Business Politics

Opposition’s plan to abolish GST a bad idea

Johari Ghani

Zaidi Azmi
Written by Zaidi Azmi

KUALA LUMPUR – January 16, 2017: Second Finance Minister Datuk Johari Abdul Ghani has rubbished claims by opposition leaders that abolishing the Goods and Services Tax (GST) will be good for the country.

Instead, he argued that reversing the GST will be very disruptive to business operations and the economy.

“Without the revenue from GST, the government’s fiscal deficit will increase and subsequently it will affect our international ratings, thus increasing our interest rate.

“The GST has helped the government reduce the shadow economy of the country and create a more level playing field for all businesses to strive,” he wrote to The Mole in response to the latest round of criticisms leveled at the taxation system.

Shadow economy, also known as black market or underground economy, refers to a clandestine market or transaction which has some aspects of illegality or is characterised by some form of non-compliant behavior with an institutional set of rules.

Johari also wrote that none of the 170 countries that have implemented the GST, also known as value added tax, has ever done a U-turn to change the system.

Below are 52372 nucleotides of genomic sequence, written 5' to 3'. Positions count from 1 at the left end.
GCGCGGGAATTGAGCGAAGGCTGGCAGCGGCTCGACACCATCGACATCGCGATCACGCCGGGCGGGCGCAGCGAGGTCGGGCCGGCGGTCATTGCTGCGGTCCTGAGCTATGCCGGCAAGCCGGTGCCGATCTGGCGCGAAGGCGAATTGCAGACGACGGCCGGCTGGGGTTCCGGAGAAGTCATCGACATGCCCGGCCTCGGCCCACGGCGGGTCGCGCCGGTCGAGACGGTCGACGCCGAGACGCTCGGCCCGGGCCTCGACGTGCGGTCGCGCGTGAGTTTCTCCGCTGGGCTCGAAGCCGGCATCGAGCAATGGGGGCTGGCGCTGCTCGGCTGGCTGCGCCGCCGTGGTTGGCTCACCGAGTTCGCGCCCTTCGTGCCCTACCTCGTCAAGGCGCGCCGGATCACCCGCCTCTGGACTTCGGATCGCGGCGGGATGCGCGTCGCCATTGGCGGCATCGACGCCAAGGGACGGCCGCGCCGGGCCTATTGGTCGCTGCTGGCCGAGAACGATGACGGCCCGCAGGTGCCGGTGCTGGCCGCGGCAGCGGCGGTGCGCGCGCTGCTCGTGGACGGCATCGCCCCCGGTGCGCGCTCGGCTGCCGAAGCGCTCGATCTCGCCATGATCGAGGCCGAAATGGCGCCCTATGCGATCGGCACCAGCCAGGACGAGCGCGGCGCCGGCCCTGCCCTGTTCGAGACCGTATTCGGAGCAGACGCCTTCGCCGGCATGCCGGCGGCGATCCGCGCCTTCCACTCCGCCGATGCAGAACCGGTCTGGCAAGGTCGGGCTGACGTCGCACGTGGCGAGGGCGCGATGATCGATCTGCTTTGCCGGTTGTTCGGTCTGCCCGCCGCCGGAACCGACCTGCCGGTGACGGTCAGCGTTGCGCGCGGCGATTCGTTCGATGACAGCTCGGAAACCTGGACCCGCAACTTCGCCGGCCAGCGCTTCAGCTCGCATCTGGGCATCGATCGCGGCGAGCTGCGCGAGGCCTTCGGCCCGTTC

In October last year, Johari pointed out that any attempt to do away with or zero-rate the GST would cause the government to lose up to RM38 billion in revenue.

According to him, the bulk of the revenue was used to pay salaries, bonuses and emoluments for the over 1.6 million government staff.

Talk of abolishing the GST has often been harped by the opposition, with former prime minister and Pribumi Bersatu chairman Tun Dr. Mahathir Mohamad the latest to do so.

In his address at the party’s launch last Saturday, Mahathir insisted that the taxation system was burdensome for the people.

“It (GST) will be abolished gradually and replaced with a sales tax, according to the people’s will,” he said.

Mahathir, however, did not elaborate on what kind of consumption taxation system will replace the GST if the opposition wins the next general election.

According to figures from Bank Negara, the government’s revenue from the Sales and Services Tax in 2014, before the GST, was implemented, was RM17 billion.

This jumped sharply to RM35 billion in 2015 after the GST was implemented in April.



About the author

Zaidi Azmi

Zaidi Azmi

If Zaidi Azmi isn’t busy finding his way in the city, this 26-year-old northern kampung boy can be found struggling to make sense of the Malaysian political scene. Zaidi can be reached at [email protected]